Adam Simha '88
Passion for drumming turns to steel design
Adam Simha ‘88 formed his first impressions of MIT as a toddler. That’s when he began his frequent visits to campus with his father, O. Robert Simha, MCP ‘57, who was director of planning at the Institute from 1960 to 2000. The elder Simha is now a research associate in the Department of Urban Studies and Planning.
“I got glimpses of wisdom and knowledge–of doors to worlds within worlds that only need to be pushed open,” Adam says. “These early impressions inspired me to open those wonderful doors, at MIT and everywhere.”
Soon after earning a physics degree at MIT, Simha opened an entirely different sort of door when he began drumming studies at Berklee College of Music. But repetitive-stress injuries forced him to stop. He traded drumsticks for a baker’s hat at Clear Flour bakery in Brookline, MA, then at Salamander, an upscale East Cambridge restaurant. In 1993 he won second place in a national James Beard competition for his sourdough bread.
When baking brought on a recurrence of his injuries, Simha moved into sound-focusing engineering with MIT colleague Kevin Brown ‘88, SM ‘90, PhD ‘94, president of Brown Innovations. Simha was drawn back to drumming part time in 1994, when he and a Berklee colleague started the rock band Chelsea on Fire. They did well, opening for artists such as rocker Joan Jett. But Simha wearied of road trips, especially after he married Mollie K. Sherry, a social worker at Children’s Hospital. During a welding and metal class at the Massachusetts College of Art, he found his next career. When Simha left the band in 1998, he founded MKS Design, which he named for his wife. The couple live in Cambridge with their seven-year-old son, Ovadia, whose drawing of Simha graces the contact page of MKS Design’s website: www.mksdesign.com/.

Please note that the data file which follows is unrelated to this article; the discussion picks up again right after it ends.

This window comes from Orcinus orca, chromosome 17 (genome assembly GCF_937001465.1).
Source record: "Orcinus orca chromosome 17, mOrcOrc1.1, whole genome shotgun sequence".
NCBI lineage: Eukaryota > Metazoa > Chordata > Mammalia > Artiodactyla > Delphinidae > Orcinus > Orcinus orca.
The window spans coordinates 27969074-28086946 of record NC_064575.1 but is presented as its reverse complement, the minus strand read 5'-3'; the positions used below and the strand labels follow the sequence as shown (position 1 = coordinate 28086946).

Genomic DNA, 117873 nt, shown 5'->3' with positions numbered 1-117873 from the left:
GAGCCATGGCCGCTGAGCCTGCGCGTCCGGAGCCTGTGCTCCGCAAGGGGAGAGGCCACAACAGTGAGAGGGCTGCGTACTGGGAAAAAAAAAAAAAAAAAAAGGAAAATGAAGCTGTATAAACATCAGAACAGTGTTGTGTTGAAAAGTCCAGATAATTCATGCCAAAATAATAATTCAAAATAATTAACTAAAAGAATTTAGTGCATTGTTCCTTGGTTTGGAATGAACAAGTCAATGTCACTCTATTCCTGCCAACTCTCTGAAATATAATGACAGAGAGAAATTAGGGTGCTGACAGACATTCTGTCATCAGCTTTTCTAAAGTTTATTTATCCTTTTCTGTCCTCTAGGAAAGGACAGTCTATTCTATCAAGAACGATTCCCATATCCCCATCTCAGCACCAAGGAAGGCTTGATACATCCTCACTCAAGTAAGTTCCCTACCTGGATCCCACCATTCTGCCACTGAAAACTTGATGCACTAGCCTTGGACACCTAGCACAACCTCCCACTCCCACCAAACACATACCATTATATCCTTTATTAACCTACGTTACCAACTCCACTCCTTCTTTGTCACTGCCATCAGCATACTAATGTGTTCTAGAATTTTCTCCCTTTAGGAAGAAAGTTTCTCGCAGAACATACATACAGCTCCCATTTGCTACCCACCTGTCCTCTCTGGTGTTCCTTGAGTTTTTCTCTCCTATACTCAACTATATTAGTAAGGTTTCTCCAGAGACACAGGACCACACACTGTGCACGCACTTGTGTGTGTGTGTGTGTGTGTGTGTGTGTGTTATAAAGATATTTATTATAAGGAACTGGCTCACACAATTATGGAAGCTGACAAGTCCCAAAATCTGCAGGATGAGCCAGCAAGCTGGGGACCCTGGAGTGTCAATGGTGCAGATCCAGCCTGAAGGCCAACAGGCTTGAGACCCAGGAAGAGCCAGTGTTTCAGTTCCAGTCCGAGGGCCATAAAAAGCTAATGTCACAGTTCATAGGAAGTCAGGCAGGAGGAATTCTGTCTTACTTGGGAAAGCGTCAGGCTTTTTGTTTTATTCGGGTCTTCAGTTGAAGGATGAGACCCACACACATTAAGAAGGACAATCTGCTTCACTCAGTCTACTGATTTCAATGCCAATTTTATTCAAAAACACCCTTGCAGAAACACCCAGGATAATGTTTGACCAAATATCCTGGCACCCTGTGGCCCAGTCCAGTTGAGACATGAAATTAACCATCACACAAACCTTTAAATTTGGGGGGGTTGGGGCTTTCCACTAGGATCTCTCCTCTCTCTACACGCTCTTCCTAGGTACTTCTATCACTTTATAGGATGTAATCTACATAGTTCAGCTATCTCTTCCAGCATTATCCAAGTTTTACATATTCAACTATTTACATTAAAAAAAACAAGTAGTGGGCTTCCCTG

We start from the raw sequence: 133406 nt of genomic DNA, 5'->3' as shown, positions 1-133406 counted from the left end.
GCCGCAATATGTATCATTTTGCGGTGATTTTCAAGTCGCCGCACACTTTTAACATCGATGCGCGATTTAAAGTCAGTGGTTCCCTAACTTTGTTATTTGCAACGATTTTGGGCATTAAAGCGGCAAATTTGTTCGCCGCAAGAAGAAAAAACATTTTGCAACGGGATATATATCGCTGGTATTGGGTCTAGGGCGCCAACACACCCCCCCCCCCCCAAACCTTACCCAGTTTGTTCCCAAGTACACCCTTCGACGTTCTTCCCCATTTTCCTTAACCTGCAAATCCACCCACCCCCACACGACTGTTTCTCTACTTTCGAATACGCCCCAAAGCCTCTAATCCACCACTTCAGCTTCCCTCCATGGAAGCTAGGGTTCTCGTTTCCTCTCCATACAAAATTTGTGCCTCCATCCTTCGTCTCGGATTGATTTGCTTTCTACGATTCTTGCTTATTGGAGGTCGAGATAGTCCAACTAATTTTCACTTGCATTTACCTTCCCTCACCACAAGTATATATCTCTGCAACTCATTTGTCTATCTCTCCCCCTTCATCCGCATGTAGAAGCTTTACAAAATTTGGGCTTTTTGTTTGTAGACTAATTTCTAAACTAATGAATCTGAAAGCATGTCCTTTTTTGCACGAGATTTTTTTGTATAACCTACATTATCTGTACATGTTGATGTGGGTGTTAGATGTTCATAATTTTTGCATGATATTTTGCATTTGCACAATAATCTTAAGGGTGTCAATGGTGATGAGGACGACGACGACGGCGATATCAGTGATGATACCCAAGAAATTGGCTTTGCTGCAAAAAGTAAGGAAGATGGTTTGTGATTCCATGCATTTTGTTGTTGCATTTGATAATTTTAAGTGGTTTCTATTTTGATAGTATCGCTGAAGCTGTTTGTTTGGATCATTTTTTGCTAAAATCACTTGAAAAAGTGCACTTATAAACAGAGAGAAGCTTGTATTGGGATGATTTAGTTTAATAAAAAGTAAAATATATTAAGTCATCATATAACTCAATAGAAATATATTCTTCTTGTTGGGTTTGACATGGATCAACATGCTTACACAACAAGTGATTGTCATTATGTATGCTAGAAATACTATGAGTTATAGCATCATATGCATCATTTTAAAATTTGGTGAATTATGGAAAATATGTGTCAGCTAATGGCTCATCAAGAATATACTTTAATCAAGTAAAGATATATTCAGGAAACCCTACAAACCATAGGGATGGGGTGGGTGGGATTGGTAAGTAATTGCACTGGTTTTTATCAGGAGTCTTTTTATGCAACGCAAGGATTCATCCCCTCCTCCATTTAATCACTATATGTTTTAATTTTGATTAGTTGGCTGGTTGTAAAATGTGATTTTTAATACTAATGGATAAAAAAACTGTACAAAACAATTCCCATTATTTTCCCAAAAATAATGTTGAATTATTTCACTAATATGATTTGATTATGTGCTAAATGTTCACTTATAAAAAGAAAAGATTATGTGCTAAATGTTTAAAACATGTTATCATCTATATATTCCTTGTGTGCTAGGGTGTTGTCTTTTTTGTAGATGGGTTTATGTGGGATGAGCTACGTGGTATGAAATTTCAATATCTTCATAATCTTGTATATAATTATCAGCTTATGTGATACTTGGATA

From MKS Design’s headquarters in his garage, Simha works with steel to craft furniture and knives, which are fabricated in Canada and the U.K. The limited-run chairs, lounges, and tables have found homes in such establishments as the Esprit flagship store on Manhattan’s Fifth Avenue, while Simha’s finely crafted knives with sparkly bicycle handles are popular with the public and with chefs from well-known Boston-area restaurants, including Radius and Rialto.
Simha’s playful and sleek designs have won attention in the Boston Globe, Pure Contemporary, and the Atlantic; sales have increased steadily in the past year, and commission requests have risen sharply. Simha describes his style as nondogmatic, modern, and honest. “I love steel,” he says. “It allows for a great degree of delight.”
Become an MIT Technology Review Insider for in-depth analysis and unparalleled perspective.Subscribe today